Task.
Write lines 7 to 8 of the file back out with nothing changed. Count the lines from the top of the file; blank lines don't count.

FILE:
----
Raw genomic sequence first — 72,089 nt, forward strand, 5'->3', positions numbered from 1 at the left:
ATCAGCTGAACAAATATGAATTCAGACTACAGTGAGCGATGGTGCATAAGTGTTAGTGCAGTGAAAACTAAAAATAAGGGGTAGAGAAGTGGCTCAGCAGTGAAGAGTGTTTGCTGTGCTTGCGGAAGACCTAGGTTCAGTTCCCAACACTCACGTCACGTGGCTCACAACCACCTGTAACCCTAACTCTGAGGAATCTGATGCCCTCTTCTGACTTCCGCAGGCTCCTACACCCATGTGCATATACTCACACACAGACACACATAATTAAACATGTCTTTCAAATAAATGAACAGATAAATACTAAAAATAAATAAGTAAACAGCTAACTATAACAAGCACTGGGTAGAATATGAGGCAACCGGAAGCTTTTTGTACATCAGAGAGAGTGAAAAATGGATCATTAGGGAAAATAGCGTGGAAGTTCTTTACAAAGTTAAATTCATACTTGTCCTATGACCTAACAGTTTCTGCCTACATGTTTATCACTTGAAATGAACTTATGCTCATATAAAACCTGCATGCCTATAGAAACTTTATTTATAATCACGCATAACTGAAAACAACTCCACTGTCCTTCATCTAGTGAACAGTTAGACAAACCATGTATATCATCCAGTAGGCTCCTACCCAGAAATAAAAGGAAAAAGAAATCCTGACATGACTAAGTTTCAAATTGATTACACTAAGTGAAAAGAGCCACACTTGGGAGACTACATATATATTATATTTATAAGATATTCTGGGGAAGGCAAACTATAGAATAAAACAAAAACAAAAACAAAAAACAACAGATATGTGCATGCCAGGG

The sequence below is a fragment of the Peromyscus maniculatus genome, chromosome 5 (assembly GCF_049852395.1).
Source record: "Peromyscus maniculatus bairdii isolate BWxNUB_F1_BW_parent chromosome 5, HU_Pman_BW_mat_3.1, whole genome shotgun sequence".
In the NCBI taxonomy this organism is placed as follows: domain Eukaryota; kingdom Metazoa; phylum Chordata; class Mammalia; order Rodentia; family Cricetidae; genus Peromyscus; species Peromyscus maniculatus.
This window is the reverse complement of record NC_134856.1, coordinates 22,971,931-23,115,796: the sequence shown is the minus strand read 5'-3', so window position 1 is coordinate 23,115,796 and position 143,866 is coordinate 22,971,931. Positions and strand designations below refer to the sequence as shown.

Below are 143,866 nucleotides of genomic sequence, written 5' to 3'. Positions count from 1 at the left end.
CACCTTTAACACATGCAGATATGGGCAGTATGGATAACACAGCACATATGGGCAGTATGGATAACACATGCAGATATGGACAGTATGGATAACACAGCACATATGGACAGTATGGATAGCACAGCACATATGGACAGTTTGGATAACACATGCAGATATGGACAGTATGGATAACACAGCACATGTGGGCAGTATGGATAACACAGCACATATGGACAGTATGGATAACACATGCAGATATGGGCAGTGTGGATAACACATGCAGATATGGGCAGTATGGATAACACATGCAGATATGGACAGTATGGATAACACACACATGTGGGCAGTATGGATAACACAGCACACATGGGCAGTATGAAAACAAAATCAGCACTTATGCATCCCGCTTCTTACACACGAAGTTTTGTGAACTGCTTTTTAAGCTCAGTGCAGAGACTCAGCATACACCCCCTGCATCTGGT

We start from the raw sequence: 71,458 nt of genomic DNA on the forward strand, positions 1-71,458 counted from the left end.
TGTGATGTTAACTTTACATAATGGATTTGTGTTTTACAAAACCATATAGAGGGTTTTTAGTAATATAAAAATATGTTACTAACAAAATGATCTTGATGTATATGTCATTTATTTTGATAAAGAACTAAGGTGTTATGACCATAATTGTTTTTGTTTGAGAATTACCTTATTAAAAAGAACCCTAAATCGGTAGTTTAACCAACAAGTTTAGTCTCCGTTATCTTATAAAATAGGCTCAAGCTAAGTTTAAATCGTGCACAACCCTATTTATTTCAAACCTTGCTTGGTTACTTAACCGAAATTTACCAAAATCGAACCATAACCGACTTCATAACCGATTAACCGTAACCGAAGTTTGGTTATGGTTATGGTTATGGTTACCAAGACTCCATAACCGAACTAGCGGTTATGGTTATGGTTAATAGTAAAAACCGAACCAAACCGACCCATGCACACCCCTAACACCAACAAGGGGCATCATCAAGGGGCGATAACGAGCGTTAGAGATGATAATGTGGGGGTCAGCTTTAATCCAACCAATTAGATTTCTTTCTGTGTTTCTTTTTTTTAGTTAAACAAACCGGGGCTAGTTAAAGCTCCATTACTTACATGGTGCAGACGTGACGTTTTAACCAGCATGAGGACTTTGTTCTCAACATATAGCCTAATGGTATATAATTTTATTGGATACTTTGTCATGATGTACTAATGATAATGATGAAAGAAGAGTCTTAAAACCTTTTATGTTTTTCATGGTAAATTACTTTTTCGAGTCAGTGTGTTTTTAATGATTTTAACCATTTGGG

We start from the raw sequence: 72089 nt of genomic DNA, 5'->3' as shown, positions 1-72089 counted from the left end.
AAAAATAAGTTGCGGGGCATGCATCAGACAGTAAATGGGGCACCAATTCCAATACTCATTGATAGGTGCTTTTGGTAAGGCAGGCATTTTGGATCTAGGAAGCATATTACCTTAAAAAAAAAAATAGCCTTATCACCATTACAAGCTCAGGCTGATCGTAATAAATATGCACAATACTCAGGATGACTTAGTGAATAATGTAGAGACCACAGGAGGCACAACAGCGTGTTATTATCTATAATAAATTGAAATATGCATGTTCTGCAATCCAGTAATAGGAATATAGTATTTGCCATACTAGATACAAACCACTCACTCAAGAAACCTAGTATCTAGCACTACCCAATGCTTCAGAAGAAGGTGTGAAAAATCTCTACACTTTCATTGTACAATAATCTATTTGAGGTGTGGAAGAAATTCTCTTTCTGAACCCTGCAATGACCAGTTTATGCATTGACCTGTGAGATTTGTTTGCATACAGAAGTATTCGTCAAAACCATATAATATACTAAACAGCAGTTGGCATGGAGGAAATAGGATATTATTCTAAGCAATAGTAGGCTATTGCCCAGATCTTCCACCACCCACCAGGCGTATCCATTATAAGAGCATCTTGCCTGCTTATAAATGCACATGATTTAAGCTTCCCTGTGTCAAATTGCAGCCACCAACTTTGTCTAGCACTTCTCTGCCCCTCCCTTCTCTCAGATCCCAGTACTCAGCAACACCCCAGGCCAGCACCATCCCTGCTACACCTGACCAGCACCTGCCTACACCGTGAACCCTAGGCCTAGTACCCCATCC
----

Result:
Below are 143,866 nucleotides of genomic sequence, written 5' to 3'. Positions count from 1 at the left end.
CACCTTTAACACATGCAGATATGGGCAGTATGGATAACACAGCACATATGGGCAGTATGGATAACACATGCAGATATGGACAGTATGGATAACACAGCACATATGGACAGTATGGATAGCACAGCACATATGGACAGTTTGGATAACACATGCAGATATGGACAGTATGGATAACACAGCACATGTGGGCAGTATGGATAACACAGCACATATGGACAGTATGGATAACACATGCAGATATGGGCAGTGTGGATAACACATGCAGATATGGGCAGTATGGATAACACATGCAGATATGGACAGTATGGATAACACACACATGTGGGCAGTATGGATAACACAGCACACATGGGCAGTATGAAAACAAAATCAGCACTTATGCATCCCGCTTCTTACACACGAAGTTTTGTGAACTGCTTTTTAAGCTCAGTGCAGAGACTCAGCATACACCCCCTGCATCTGGT